While walking in the woods near the small town of Haven, Maine, Roberta (Bobbi) Anderson, a writer of Wild West-based fiction, stumbles upon a metal object which turns out to be the slightest portion of a long-buried alien spacecraft. Once exposed, the spacecraft begins releasing an invisible,... read more (warning: may contain spoilers)
While walking in the woods near the small town of Haven, Maine, Roberta (Bobbi) Anderson, a writer of Wild West-based fiction, stumbles upon a metal object which turns out to be the slightest portion of a long-buried alien spacecraft. Once exposed, the spacecraft begins releasing an invisible, odorless gas into the atmosphere which gradually transforms people into beings similar to the aliens who populated the spacecraft. It also provides them with a short-sighted form of genius which makes them very inventive, but does not provide any philosophical or ethical insight, instead provoking psychotic violence (on the part of people like 'Becka Paulson, who kills her adulterous husband by fatally rewiring the TV, killing herself in the process) and the disappearance of a young boy (David Brown, whose older brother Hilly teleports him to another planet referred to as Altair 4 by the Havenites).
The book's central protagonist is a poet and friend of Bobbi Anderson, named James Eric Gardener, who goes by the nickname "Gard". He is a man with left-leaning, liberal sensibilities who is apparently immune to the ship's effects because of a steel plate in his head, a souvenir of a teenage skiing accident. Unfortunately, Gard is also an alcoholic. His relationship with Bobbi deteriorates as the novel progresses. She is almost totally overcome by the euphoria of "becoming" one with the spacecraft, but Gard increasingly sees her health worsen and her sanity disappear. The novel is filled with metaphors for the stranglehold of substance abuse, which King himself was experiencing at the time, as well as for the dangers of nuclear power and radioactive fallout (as evidenced by the physical transformations of the townspeople, which resemble the effects of radiation exposure), of unchecked technological advancement, and of the corrupting influence of power. Government agencies are uniformly portrayed as corrupt and totalitarian throughout the book, and Bobbi and Gard themselves are led into thinking that they can use the ship's "power" as a weapon to overthrow such authority figures.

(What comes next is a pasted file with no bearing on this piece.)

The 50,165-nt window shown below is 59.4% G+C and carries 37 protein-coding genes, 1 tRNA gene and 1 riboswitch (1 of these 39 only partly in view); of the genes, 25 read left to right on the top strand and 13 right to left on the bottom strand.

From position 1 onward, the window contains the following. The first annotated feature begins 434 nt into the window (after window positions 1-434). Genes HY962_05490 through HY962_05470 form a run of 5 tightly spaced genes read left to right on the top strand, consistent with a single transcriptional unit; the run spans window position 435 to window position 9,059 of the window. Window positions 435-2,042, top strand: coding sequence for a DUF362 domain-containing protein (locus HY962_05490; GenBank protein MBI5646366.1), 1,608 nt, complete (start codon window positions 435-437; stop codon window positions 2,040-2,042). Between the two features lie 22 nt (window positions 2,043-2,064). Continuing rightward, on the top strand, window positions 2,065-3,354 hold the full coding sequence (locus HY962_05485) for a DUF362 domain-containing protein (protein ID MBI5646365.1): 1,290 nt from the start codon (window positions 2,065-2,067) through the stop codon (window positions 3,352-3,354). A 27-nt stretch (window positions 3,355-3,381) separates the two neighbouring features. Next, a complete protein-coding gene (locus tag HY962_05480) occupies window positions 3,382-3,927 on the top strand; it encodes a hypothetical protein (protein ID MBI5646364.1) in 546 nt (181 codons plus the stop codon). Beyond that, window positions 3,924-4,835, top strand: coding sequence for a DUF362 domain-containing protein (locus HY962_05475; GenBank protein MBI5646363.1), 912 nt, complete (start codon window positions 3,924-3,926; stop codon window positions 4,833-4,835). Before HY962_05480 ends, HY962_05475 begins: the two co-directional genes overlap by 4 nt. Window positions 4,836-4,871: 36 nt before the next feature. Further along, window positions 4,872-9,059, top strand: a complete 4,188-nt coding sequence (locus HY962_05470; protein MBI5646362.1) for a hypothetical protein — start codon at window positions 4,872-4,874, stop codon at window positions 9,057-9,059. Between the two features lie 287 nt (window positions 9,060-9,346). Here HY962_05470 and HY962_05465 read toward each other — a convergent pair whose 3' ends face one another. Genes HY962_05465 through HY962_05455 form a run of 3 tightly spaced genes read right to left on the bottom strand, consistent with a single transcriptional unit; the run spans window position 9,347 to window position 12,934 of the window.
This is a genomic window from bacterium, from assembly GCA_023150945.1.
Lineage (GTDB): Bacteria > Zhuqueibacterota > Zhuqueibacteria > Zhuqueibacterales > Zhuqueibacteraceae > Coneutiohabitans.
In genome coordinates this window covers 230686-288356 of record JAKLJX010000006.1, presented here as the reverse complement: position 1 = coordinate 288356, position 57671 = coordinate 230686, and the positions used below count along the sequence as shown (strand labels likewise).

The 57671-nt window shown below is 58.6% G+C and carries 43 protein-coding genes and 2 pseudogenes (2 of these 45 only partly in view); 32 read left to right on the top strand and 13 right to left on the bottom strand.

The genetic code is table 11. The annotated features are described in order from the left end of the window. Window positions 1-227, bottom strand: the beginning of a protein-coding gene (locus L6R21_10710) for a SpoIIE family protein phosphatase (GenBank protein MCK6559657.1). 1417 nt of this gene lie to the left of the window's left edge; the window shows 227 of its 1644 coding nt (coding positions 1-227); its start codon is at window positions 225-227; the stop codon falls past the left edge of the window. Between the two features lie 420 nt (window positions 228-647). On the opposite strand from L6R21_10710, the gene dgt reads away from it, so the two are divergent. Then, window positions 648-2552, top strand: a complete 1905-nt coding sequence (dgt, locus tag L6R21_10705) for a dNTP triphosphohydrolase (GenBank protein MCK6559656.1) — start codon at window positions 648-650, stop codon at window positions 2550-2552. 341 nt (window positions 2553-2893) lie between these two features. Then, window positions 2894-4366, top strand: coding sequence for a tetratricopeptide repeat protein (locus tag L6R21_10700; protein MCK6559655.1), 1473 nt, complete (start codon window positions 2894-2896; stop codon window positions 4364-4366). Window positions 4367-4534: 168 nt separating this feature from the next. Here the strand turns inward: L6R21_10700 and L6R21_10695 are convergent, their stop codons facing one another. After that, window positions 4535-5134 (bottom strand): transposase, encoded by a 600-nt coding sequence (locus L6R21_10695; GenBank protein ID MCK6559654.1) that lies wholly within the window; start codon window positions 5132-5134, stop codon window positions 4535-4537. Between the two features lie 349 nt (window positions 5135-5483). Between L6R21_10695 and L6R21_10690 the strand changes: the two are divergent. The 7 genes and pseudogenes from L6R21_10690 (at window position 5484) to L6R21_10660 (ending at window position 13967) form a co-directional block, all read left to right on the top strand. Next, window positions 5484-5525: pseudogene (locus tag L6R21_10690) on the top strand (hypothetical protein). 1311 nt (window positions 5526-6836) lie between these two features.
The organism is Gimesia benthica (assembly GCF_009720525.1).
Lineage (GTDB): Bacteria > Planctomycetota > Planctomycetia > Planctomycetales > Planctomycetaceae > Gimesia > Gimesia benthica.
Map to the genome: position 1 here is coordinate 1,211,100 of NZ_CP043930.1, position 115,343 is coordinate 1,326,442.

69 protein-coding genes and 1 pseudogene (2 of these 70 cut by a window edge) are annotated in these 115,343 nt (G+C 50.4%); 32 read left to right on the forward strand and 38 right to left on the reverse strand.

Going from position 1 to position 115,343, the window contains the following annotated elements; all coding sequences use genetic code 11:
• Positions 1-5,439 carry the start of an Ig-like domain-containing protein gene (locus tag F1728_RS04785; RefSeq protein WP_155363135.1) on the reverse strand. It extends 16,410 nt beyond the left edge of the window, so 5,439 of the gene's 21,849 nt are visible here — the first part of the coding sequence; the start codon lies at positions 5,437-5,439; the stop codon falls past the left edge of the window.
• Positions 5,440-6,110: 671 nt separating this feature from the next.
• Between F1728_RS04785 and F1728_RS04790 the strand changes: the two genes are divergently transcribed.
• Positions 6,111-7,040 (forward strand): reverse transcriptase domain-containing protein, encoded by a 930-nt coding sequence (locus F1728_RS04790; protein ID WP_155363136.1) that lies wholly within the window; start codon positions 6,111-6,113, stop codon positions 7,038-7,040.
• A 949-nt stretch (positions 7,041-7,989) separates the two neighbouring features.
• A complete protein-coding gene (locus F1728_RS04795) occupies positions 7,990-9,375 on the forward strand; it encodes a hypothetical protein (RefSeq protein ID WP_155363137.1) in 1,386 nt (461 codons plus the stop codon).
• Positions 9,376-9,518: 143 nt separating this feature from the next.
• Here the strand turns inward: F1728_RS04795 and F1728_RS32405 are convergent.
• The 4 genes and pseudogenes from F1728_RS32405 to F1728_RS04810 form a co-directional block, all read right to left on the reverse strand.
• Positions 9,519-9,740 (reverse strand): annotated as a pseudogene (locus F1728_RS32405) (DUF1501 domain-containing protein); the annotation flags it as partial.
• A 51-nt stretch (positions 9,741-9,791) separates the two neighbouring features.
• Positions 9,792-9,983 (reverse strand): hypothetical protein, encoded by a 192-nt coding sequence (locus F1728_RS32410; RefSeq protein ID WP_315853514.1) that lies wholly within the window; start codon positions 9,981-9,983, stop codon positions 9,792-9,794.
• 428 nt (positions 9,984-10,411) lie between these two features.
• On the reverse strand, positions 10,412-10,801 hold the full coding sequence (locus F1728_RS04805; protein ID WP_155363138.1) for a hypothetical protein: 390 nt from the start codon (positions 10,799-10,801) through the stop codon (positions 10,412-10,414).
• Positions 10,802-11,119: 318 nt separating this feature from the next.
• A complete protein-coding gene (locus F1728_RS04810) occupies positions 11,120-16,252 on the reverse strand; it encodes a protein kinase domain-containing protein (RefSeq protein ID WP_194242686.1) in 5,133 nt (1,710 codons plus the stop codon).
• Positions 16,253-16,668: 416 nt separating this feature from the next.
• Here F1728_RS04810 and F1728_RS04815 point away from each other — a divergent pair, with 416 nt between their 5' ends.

Seeing the transformation of the townspeople worsen, the torture and manipulation of Bobbi's dog Peter, and people being killed or worse when they pry too deeply into the strange events, Gardener eventually manipulates Bobbi into allowing him into the ship. After he sees that Bobbi is not entirely his old friend and lover, he gives her one more chance before he finally kills her with the same gun that Monster Dugan almost had killed her with in her back field previously. However, just before he finally ends her life, Bobbi sends a telepathic APB and all the townspeople show up at her place very quickly. Meanwhile, Gardener manages to accidentally (by dropping the gun) shoot himself in the ankle. In exchange for using the "new and improved" computers and what little "becoming" he underwent to save David Brown, Ev Hillman helps him escape into the woods (which soon catches fire from one of the Tommyknockers' "toys") at which point Gardener enters the ship, activates it, and with the last of his life telepathically launches it into space, resulting in the deaths of nearly all of the changed townspeople but preventing the possibly disastrous consequences of the ship's influence spreading to the outside world. Very shortly after (in the epilogue) members from the FBI, CIA, and "The Shop" invade Haven and take as many of the Havenites as possible (they kill nearly a quarter of the survivors) and a few of the devices created by the altered people of Haven. Also, it is discovered that David Brown has been sent to Hilly Brown's hospital room, safe and sound.
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